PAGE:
Australia insists on freedom of navigation over South China Sea

17 December 2015 (Last Updated December 17th, 2015 04:18)

Australia said that it has no plans to stop aerial surveillance over the disputed South China Sea, as it insists on freedom of navigation.

P-3

Australia said that it has no plans to stop aerial surveillance over the disputed South China Sea, as it insists on freedom of navigation.

The Australian Department of Defence confirmed that its P-3 Orion surveillance aircraft went on a routine maritime patrol over the South China Sea from 25 November to 4 December.

The confirmation comes days after a conversation between Australian pilots and Chinese officials over the region, emerged.

Radio communication between the two countries, heard by a BBC reporter, read: "China navy China navy we are an Australian aircraft exercising international freedom of navigation rights, in international airspace in accordance with the international civil aviation convention, and the United Nations Convention on the Law of the Sea, over."

Australian Defence Minister Marise Payne said on Thursday that the country will continue to carry out routine surveillance in accordance with international law.

"Surveillance is very important to the job that the Australian Defence Forces does.

"Some countries intentionally play up tension in the region so as to create disturbance and poke their noses into the South China Sea affairs."

"We always navigate in a very constructive way in the region," she added.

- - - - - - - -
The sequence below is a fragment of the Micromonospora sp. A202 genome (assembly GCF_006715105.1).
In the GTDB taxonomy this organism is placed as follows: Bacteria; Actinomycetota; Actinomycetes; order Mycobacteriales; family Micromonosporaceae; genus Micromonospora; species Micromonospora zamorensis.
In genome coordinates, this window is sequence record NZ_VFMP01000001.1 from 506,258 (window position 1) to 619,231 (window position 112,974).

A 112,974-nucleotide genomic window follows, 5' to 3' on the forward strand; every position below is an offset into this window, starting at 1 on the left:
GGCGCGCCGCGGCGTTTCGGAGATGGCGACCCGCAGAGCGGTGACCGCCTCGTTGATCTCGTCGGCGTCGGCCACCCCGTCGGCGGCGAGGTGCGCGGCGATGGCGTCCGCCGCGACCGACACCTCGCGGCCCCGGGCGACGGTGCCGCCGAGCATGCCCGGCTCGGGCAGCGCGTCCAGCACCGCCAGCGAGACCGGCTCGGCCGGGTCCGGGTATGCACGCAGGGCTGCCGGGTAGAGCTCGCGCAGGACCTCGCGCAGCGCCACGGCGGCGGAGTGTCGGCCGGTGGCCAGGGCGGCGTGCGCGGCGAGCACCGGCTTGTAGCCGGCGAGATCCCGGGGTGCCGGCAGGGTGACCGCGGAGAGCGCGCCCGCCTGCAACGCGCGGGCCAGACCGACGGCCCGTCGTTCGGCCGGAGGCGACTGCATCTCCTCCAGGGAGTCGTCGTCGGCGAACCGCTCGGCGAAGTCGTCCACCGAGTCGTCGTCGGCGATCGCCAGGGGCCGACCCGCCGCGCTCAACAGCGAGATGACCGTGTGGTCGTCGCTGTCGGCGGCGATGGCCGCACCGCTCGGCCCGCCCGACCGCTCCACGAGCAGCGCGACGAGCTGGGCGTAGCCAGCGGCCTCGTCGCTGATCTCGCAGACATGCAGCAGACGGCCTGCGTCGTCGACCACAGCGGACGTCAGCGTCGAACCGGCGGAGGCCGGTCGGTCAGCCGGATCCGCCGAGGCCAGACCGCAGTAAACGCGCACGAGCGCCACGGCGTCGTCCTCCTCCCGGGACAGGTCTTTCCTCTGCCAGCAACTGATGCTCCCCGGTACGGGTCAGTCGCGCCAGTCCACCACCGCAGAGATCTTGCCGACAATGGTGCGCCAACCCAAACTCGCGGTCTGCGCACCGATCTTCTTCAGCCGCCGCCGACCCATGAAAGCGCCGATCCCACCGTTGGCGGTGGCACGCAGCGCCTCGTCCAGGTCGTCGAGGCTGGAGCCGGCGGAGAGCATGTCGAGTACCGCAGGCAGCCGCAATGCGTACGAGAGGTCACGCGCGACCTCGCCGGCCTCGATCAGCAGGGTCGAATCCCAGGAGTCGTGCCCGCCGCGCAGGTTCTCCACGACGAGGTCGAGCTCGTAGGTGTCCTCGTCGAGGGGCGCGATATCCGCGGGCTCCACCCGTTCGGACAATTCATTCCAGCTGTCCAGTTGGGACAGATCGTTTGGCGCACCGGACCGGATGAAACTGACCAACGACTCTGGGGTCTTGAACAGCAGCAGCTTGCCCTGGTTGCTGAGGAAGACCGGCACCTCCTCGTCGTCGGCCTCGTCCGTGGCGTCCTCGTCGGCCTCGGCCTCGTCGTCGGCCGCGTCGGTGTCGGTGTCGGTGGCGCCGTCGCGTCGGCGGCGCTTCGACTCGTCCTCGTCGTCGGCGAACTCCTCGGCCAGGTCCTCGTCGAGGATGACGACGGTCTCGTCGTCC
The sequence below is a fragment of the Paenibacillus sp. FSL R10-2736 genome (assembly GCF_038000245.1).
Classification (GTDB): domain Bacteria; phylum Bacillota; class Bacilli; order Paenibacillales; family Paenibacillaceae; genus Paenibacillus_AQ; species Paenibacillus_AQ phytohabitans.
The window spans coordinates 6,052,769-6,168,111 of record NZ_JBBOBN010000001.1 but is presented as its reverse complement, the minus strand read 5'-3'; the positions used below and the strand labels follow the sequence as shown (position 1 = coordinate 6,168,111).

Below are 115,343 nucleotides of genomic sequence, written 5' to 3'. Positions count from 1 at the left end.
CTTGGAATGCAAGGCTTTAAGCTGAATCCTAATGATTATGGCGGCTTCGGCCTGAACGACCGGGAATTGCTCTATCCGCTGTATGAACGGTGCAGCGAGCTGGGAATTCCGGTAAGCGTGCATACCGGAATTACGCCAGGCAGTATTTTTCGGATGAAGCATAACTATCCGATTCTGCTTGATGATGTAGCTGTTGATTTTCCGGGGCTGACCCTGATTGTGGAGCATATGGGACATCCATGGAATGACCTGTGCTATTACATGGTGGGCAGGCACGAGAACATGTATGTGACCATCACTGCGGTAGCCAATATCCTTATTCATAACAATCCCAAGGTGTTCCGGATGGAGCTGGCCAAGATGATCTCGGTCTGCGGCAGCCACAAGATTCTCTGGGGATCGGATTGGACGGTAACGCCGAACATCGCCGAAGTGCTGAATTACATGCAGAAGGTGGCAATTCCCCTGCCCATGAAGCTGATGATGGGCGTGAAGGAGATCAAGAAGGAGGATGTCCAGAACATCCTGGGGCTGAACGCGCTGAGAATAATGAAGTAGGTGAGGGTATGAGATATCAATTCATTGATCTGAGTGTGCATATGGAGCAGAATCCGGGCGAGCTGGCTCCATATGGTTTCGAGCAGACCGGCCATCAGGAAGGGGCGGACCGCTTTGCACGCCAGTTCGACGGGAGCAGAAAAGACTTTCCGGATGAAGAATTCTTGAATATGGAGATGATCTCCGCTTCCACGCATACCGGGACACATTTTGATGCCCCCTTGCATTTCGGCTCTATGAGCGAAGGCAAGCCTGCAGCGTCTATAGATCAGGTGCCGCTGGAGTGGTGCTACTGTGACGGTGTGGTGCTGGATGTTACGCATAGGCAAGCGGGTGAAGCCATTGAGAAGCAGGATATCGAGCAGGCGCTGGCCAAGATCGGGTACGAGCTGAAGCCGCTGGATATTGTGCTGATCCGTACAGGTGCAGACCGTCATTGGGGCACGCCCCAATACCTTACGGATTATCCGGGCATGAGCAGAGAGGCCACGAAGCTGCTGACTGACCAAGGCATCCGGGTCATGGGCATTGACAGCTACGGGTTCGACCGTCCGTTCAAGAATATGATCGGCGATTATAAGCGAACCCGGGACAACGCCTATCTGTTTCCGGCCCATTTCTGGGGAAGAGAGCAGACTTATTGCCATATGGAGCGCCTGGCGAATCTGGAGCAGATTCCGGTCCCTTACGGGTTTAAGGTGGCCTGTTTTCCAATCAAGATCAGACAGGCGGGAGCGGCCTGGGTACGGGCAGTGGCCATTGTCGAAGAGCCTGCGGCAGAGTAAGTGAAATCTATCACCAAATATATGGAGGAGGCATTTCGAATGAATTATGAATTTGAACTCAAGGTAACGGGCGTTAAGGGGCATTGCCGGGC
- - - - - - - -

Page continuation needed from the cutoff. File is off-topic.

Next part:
China has reacted by saying that navigation on the South China Sea is not a problem, but the countries, especially those who are outside the region, need to watch their actions.

Chinese foreign ministry spokesperson Hong Lei said: "Some countries intentionally play up tension in the region so as to create disturbance and poke their noses into the South China Sea affairs.

"The Chinese side is firmly opposed to that."

China has been developing artificial islands and infrastructure, such as a runway, on the Spratly Islands in the South China Sea, amid opposition from the other countries in the region, including Vietnam, Malaysia, Brunei, the Philippines and Taiwan.

When the US conducted its freedom of operations in the sea in October, Australia supported the move, but said that it was not involved in the mission.

Nearly 6% of Australia's exports pass through the South China Sea.


Image: A P-3 Orion surveillance aircraft of the Royal Australian Air Force has flown over the South China Sea. Photo: courtesy of Commonwealth of Australia.